“Marc Antoine Castel spends five hours a day, and often weekends and holidays, at the office of the town water system, which he runs. He does it for love, although he hopes one day to do it for money, too.
“If someone is a professional water operator with no other activities, he will be broke,” Castel, 37, said glumly of the current arrangement. He makes his living as a high school teacher and a lawyer.Castel is part of an experiment to make clean water a business in Haiti’s villages.
“Rural Haitians have always been pretty much on their own when it comes to water, getting it where they can and carrying it home in five-gallon buckets balanced on the head.
“In many places, local water utilities make the task a bit easier, piping water from streams, springs and wells to public pumps and spigots. Sometimes they disinfect it and sometimes they don’t. Often built by foreign charities, the systems are managed by “water committees” comprised of local volunteers.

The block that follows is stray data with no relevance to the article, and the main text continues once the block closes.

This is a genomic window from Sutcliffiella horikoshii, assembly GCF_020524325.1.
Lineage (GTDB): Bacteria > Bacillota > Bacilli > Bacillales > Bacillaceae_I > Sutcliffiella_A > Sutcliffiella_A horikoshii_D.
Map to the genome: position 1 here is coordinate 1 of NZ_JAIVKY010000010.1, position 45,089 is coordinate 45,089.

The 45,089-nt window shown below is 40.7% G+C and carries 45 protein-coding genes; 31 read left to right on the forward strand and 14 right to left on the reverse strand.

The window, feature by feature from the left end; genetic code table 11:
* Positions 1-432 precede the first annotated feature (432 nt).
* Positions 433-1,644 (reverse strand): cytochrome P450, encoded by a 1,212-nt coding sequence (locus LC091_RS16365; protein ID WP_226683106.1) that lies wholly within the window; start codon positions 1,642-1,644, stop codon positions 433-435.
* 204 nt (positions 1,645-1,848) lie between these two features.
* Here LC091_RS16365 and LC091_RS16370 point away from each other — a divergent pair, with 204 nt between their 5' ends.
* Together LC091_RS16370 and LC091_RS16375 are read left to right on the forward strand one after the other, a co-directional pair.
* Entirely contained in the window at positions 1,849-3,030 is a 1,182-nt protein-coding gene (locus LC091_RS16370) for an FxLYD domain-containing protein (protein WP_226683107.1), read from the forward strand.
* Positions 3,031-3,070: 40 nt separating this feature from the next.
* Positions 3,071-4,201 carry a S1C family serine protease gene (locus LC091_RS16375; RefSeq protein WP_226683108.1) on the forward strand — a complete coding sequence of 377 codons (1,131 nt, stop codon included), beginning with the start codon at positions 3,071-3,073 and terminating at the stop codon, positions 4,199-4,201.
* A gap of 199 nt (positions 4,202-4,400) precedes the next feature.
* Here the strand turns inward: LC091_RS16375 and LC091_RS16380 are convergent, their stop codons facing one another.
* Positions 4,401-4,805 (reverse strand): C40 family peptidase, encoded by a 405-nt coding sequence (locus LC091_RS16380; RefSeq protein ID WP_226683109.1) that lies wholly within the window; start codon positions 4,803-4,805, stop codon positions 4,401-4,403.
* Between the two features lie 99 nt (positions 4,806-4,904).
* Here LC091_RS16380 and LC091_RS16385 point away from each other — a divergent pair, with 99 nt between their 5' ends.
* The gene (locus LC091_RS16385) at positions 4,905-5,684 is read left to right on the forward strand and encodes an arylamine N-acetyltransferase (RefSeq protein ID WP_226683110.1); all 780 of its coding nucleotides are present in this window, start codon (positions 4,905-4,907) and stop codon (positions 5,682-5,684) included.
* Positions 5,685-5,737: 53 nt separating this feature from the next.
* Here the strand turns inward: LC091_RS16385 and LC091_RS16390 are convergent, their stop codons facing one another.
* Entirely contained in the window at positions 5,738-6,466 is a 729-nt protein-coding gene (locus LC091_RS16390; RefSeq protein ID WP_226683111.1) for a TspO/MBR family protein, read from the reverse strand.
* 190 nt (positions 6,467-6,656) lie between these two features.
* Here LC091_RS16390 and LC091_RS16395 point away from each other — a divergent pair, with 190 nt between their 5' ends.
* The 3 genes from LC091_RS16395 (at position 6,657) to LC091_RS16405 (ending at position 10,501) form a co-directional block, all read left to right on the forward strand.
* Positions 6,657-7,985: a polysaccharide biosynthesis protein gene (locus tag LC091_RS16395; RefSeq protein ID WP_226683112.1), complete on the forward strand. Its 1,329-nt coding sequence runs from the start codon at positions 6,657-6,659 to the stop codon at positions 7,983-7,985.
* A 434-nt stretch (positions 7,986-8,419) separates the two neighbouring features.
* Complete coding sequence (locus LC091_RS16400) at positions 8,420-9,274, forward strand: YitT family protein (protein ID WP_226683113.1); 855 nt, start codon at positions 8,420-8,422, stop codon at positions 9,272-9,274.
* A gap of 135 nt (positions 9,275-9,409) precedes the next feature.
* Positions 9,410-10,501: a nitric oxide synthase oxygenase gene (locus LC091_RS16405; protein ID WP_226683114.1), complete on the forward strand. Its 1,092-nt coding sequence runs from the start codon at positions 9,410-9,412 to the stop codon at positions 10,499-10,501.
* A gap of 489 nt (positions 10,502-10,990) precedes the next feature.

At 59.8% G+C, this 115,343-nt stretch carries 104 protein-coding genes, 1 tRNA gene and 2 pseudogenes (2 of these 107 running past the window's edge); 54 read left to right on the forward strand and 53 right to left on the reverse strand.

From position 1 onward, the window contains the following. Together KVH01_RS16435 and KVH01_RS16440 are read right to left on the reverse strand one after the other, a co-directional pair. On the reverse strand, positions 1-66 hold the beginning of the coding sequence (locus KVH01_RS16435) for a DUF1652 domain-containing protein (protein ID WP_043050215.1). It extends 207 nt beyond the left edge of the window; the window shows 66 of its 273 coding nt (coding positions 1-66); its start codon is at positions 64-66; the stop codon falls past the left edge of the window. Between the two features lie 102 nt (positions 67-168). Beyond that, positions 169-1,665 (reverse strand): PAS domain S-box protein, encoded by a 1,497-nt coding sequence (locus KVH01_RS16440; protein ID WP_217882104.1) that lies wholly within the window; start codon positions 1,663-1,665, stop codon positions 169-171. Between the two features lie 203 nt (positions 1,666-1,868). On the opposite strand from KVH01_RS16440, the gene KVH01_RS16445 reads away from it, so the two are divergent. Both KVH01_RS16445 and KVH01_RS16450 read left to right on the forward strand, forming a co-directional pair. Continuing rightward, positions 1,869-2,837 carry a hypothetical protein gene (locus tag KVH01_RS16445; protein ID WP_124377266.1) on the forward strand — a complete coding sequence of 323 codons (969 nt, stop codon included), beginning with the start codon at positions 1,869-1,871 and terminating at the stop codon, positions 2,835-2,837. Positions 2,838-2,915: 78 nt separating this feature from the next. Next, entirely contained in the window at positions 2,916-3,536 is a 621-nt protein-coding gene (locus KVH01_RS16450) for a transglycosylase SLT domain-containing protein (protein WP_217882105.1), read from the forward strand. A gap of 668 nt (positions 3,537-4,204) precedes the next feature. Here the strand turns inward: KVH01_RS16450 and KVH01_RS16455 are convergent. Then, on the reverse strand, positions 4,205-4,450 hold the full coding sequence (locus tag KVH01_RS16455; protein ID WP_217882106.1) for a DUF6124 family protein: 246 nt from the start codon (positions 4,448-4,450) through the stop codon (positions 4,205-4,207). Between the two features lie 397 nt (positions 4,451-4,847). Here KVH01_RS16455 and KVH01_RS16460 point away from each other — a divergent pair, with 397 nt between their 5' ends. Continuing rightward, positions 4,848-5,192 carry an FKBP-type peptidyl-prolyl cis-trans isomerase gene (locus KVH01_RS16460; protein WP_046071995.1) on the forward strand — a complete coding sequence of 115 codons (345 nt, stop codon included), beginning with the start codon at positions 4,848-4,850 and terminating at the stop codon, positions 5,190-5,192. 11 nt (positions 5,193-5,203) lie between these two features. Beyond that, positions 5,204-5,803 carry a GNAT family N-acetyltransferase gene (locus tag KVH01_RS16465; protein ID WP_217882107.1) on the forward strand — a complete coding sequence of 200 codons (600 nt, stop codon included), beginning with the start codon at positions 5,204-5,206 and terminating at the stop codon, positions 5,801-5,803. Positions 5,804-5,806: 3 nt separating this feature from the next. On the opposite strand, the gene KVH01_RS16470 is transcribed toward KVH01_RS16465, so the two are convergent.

“This arrangement isn’t unique to Haiti. It’s common throughout the developing world, where safe water has been a focus of investment for decades.
“Between 1990 and 2008, $50 billion was spent globally on rural water projects, according to one estimate. However, development experts now conclude that much of the investment was a waste.
“There are many reasons.
“Volunteers left to run the system after the outsiders who construct leave rarely have sufficient expertise. The cost of running a water system for 10 years is three times the cost of installing it. User fees, however, are rarely high enough or collected consistently enough to support ongoing operations.
“In almost every village there is some sort of water system, but 50 percent are not working,” said Christophe Prevost, a water and sanitation specialist at the World Bank. “It only takes three to five years to get the service completely ruined.”
Read more: Washington post